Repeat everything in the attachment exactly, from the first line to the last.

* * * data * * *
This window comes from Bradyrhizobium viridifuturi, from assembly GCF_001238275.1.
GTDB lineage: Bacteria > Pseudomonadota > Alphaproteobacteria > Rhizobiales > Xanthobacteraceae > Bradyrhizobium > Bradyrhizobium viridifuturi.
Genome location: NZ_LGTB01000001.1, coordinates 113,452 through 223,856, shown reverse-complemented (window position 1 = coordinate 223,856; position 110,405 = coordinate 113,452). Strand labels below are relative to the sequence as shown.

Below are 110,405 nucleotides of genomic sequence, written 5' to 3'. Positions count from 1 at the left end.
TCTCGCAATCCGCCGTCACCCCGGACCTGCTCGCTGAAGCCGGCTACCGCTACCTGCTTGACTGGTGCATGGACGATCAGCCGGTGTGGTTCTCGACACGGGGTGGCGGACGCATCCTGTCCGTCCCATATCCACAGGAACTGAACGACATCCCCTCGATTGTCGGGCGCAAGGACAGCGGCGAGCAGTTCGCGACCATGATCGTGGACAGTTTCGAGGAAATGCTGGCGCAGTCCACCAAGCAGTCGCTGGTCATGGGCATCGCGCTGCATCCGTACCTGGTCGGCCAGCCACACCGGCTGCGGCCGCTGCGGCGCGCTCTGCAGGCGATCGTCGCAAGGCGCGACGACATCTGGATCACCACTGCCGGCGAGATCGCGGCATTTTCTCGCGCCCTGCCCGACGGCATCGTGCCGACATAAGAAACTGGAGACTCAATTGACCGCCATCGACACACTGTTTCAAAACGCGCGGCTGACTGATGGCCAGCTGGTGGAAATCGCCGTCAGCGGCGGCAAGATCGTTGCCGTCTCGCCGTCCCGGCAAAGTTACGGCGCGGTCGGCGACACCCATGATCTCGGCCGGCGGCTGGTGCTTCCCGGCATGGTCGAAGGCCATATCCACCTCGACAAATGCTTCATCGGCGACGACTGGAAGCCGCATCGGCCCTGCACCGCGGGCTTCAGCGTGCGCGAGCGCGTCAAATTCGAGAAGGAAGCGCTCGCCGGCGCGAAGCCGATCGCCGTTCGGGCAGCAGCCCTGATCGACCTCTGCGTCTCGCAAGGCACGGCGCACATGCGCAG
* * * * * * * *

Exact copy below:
This window comes from Bradyrhizobium viridifuturi, from assembly GCF_001238275.1.
GTDB lineage: Bacteria > Pseudomonadota > Alphaproteobacteria > Rhizobiales > Xanthobacteraceae > Bradyrhizobium > Bradyrhizobium viridifuturi.
Genome location: NZ_LGTB01000001.1, coordinates 113,452 through 223,856, shown reverse-complemented (window position 1 = coordinate 223,856; position 110,405 = coordinate 113,452). Strand labels below are relative to the sequence as shown.

Below are 110,405 nucleotides of genomic sequence, written 5' to 3'. Positions count from 1 at the left end.
TCTCGCAATCCGCCGTCACCCCGGACCTGCTCGCTGAAGCCGGCTACCGCTACCTGCTTGACTGGTGCATGGACGATCAGCCGGTGTGGTTCTCGACACGGGGTGGCGGACGCATCCTGTCCGTCCCATATCCACAGGAACTGAACGACATCCCCTCGATTGTCGGGCGCAAGGACAGCGGCGAGCAGTTCGCGACCATGATCGTGGACAGTTTCGAGGAAATGCTGGCGCAGTCCACCAAGCAGTCGCTGGTCATGGGCATCGCGCTGCATCCGTACCTGGTCGGCCAGCCACACCGGCTGCGGCCGCTGCGGCGCGCTCTGCAGGCGATCGTCGCAAGGCGCGACGACATCTGGATCACCACTGCCGGCGAGATCGCGGCATTTTCTCGCGCCCTGCCCGACGGCATCGTGCCGACATAAGAAACTGGAGACTCAATTGACCGCCATCGACACACTGTTTCAAAACGCGCGGCTGACTGATGGCCAGCTGGTGGAAATCGCCGTCAGCGGCGGCAAGATCGTTGCCGTCTCGCCGTCCCGGCAAAGTTACGGCGCGGTCGGCGACACCCATGATCTCGGCCGGCGGCTGGTGCTTCCCGGCATGGTCGAAGGCCATATCCACCTCGACAAATGCTTCATCGGCGACGACTGGAAGCCGCATCGGCCCTGCACCGCGGGCTTCAGCGTGCGCGAGCGCGTCAAATTCGAGAAGGAAGCGCTCGCCGGCGCGAAGCCGATCGCCGTTCGGGCAGCAGCCCTGATCGACCTCTGCGTCTCGCAAGGCACGGCGCACATGCGCAG